I loved Tanel's Big Log File Sync Tuning Secret, though ...
It was particularly relevant to me because I had a Big Log File Sync Tuning Secret as the closing moment of my own presentation. The problem was I couldn't use it after the demos went wrong!
USE ASYNCHRONOUS COMMITS
But, in my case, that was supposed to be funny, too.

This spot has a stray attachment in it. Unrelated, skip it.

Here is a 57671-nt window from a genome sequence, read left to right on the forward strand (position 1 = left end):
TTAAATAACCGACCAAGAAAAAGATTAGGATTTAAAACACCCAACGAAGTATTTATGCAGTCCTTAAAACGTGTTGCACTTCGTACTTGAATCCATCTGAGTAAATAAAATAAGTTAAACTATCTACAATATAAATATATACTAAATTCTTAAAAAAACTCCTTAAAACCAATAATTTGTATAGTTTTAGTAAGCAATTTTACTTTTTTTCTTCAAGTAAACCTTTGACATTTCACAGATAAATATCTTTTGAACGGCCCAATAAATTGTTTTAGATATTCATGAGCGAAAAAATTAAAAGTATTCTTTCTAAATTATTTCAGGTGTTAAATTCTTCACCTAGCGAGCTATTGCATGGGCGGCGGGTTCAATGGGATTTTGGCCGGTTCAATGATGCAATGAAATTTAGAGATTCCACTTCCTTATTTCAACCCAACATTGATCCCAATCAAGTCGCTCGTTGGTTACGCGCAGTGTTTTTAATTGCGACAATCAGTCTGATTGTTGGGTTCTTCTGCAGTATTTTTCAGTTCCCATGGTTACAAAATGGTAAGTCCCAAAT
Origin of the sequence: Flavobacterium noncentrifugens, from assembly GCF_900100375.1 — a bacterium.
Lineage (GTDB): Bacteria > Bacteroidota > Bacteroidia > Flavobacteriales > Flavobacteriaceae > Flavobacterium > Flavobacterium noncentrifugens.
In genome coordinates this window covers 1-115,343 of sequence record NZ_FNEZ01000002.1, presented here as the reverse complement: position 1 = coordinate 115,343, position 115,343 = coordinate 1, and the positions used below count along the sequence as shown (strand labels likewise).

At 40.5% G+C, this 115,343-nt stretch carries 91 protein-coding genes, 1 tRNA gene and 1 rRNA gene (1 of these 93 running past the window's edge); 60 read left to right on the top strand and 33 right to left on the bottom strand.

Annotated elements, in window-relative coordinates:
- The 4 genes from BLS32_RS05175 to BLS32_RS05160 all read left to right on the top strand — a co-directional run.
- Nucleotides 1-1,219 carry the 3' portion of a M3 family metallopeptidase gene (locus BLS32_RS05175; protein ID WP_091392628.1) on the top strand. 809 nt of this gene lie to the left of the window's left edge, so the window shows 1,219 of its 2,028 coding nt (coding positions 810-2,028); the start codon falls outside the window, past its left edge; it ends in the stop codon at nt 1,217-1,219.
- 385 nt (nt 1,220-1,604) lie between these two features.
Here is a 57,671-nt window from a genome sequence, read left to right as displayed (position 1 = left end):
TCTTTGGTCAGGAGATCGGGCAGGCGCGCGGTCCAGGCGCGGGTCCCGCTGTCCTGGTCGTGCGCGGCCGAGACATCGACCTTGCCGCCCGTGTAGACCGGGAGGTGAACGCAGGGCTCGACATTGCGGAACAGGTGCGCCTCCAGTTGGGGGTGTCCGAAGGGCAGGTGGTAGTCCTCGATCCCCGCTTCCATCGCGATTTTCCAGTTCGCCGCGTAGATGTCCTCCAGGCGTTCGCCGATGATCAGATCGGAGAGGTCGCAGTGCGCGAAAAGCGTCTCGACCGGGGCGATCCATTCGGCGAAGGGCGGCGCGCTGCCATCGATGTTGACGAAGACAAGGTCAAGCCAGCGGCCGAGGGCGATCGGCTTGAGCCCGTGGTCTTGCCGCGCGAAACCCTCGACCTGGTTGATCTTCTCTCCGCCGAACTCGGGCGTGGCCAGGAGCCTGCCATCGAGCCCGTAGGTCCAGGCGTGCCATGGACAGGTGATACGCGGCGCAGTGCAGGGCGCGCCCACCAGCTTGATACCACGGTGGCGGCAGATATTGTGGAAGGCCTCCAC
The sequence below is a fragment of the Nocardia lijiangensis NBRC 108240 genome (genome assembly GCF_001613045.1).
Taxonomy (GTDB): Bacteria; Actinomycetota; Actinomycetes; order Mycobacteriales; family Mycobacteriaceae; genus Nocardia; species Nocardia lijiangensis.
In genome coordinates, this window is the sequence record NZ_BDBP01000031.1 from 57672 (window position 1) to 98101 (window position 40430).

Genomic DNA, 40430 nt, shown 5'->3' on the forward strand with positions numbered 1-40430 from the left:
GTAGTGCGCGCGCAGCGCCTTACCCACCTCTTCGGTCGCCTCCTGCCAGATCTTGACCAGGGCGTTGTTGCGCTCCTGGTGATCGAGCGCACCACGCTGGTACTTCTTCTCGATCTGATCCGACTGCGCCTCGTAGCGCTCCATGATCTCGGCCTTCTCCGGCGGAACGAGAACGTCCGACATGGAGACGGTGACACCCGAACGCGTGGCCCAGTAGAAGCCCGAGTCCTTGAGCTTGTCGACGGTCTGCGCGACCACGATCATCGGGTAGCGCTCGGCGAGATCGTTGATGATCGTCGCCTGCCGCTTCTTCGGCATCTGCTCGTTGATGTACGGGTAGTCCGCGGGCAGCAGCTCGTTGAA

I ran off to try and use the free breakfast voucher that Marco had given me but I was just too late. No food again, then Well, I had a couple of slices of cold meat at lunchtime, but mainly to catch up with Alex G before he had to present and then head back to Ottawa. I managed to skip one session at this stage but, after a quick call home, I decided to go along to Alex's RAC Connection Management presentation after all (a little late). Although I have seen some of this stuff before, I always enjoy watching Alex's demos and was particularly impressed by the fact that he'd managed to write his own RAC connection load balancer! I was waiting for the applause in the room but either people didn't quite get it or there was just a lack of energy post-lunch on the last day. I suspect the latter.